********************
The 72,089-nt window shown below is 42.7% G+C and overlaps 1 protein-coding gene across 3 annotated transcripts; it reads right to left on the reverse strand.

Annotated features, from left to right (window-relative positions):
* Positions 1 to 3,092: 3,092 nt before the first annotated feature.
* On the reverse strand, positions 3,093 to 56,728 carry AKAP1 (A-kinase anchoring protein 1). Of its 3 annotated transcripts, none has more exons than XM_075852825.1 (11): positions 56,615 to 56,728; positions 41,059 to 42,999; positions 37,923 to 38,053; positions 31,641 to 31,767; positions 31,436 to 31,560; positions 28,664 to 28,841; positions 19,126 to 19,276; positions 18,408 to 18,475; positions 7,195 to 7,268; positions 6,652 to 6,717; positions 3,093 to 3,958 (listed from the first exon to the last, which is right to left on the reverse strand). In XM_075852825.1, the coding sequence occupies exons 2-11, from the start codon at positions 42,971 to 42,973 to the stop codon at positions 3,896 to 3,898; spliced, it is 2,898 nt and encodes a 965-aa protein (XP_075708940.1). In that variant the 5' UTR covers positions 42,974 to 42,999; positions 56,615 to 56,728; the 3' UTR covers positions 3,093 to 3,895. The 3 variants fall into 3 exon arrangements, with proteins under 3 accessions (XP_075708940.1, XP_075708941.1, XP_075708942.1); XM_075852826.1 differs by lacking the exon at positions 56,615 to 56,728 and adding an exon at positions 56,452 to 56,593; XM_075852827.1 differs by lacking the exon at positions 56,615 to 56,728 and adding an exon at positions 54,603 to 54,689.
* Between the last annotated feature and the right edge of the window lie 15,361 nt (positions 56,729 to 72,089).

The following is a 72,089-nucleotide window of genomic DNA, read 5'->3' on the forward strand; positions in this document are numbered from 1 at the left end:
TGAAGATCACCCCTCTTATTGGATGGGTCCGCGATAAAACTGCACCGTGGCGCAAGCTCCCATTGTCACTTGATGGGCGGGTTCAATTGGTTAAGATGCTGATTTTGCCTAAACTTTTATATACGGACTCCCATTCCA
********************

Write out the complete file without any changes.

The 72,089-nt window shown below is 42.7% G+C and overlaps 1 protein-coding gene across 3 annotated transcripts; it reads right to left on the reverse strand.

Annotated features, from left to right (window-relative positions):
* Positions 1 to 3,092: 3,092 nt before the first annotated feature.
* On the reverse strand, positions 3,093 to 56,728 carry AKAP1 (A-kinase anchoring protein 1). Of its 3 annotated transcripts, none has more exons than XM_075852825.1 (11): positions 56,615 to 56,728; positions 41,059 to 42,999; positions 37,923 to 38,053; positions 31,641 to 31,767; positions 31,436 to 31,560; positions 28,664 to 28,841; positions 19,126 to 19,276; positions 18,408 to 18,475; positions 7,195 to 7,268; positions 6,652 to 6,717; positions 3,093 to 3,958 (listed from the first exon to the last, which is right to left on the reverse strand). In XM_075852825.1, the coding sequence occupies exons 2-11, from the start codon at positions 42,971 to 42,973 to the stop codon at positions 3,896 to 3,898; spliced, it is 2,898 nt and encodes a 965-aa protein (XP_075708940.1). In that variant the 5' UTR covers positions 42,974 to 42,999; positions 56,615 to 56,728; the 3' UTR covers positions 3,093 to 3,895. The 3 variants fall into 3 exon arrangements, with proteins under 3 accessions (XP_075708940.1, XP_075708941.1, XP_075708942.1); XM_075852826.1 differs by lacking the exon at positions 56,615 to 56,728 and adding an exon at positions 56,452 to 56,593; XM_075852827.1 differs by lacking the exon at positions 56,615 to 56,728 and adding an exon at positions 54,603 to 54,689.
* Between the last annotated feature and the right edge of the window lie 15,361 nt (positions 56,729 to 72,089).

The following is a 72,089-nucleotide window of genomic DNA, read 5'->3' on the forward strand; positions in this document are numbered from 1 at the left end:
TGAAGATCACCCCTCTTATTGGATGGGTCCGCGATAAAACTGCACCGTGGCGCAAGCTCCCATTGTCACTTGATGGGCGGGTTCAATTGGTTAAGATGCTGATTTTGCCTAAACTTTTATATACGGACTCCCATTCCA